Spring Valley High School is located in unincorporated Northeast Columbia, South Carolina, United States, is operated by Richland County School District Two. Opened in the fall of 1970, it was for a long time the sole high school operating in Richland School District Two, replacing Dentsville High School; the school had an unusual design. The main building was divided into each containing eight chevron-shaped classrooms; this design was borne out of the open classroom concept, popular during the late 1960s and early 1970s. In the school's early days, classrooms within each pod had no walls, allowing students to participate in any one of several classes occurring at one time; this did not prove successful, walls were added to separate the classroom pods by the early 1980s. In 2008, a new three story building replaced the pods as the new school building, integrating the original gymnasium and fine arts buildings as the only remaining pieces of the original campus. On October 26, 2015, a Richland County sheriff's deputy, serving as Spring Valley's school resource officer was called to a classroom to remove a female student from her classroom.
The female student was arrested on a charge called "disturbing schools" for refusing to give up her cell phone and leave the room. She was pulled from the desk by the officer, thrown to the floor and handcuffed. Another female student in the classroom was charged with disturbing schools after she yelled and cursed at the officer; the officer was fired after an internal review found that his actions ran counter to sheriff's department policy. The FBI and the US Department of Justice are investigating to determine if the deputy violated the student's civil rights. In response to the incident, South Carolina lawmakers, led by Rep. Mia McLeod, have proposed limitations to the state statute that defines when students can be arrested for disrupting schools. School district administrators promised to conduct additional staff training about when to involve school resource officers in future incidents; the discovery magnet program is designed for talented students and focuses on science and math, first founded in 1995.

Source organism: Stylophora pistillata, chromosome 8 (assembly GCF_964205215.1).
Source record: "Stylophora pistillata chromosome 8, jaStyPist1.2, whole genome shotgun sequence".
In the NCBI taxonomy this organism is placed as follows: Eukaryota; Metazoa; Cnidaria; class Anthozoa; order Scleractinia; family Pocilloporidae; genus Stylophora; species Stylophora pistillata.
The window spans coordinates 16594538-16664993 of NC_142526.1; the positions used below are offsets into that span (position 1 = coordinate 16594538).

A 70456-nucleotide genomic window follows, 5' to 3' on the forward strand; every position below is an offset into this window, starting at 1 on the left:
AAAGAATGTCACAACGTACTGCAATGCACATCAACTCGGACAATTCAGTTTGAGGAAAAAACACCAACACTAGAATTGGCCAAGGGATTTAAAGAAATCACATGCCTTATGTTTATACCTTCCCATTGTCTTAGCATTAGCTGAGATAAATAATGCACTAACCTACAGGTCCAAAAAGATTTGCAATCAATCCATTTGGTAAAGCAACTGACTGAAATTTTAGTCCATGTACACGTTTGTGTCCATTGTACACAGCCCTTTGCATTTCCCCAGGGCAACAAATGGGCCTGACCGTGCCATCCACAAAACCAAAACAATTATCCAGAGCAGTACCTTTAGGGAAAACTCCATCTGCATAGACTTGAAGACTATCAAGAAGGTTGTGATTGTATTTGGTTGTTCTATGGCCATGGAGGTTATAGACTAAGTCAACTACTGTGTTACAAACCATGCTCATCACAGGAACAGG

These courses are honors level and required for all members of the Discovery program. All discovery members are required to complete two college-level research projects during their sophomore and junior year; the completion of at least four AP courses is required for graduation from the discovery program. The explorations program is the sister program to discovery; the program focuses on math and science, is a college-preparatory program, as opposed to an honors program. Boys soccer: 2007 Christian Miller - NFL Linebacker Victor Volious-Singer/songwriter
Shintaro Ito is a Japanese politician of the Liberal Democratic Party, a member of the House of Representatives in the Diet. A native of Tokyo and graduate of Keio University, he received his master's degrees from Keio University and Harvard University and completed a program at the American Film Institute, he was elected to the House of Representatives for the first time in 2001. 政治家情報 〜伊藤 信太郎〜. ザ･選挙. JANJAN. Archived from the original on 2007-12-03. Retrieved 2007-10-16. Official website in Japanese
Topkapı—Ulubatlı is an underground station on the M1 line of the Istanbul Metro. It is located in eastern Fatih between the neighborhoods of Topkapı in Istanbul. An out-of-system transfer to Vatan station on the T4 light-rail line is available as well as connections to İETT city buses. Topkapı—Ulubatlı was opened on 3 September 1989 as part of the first rapid transit line in Istanbul as well as Turkey and is one of the six original stations of the M1 line; the station is right next to the Byzantine-era Theodosian Walls of Constantinople. The station gets part of its name from the 15th century soldier, Ulubatlı Hasan, one of the first Ottoman soldiers to scale the walls during the Fall of Constantinople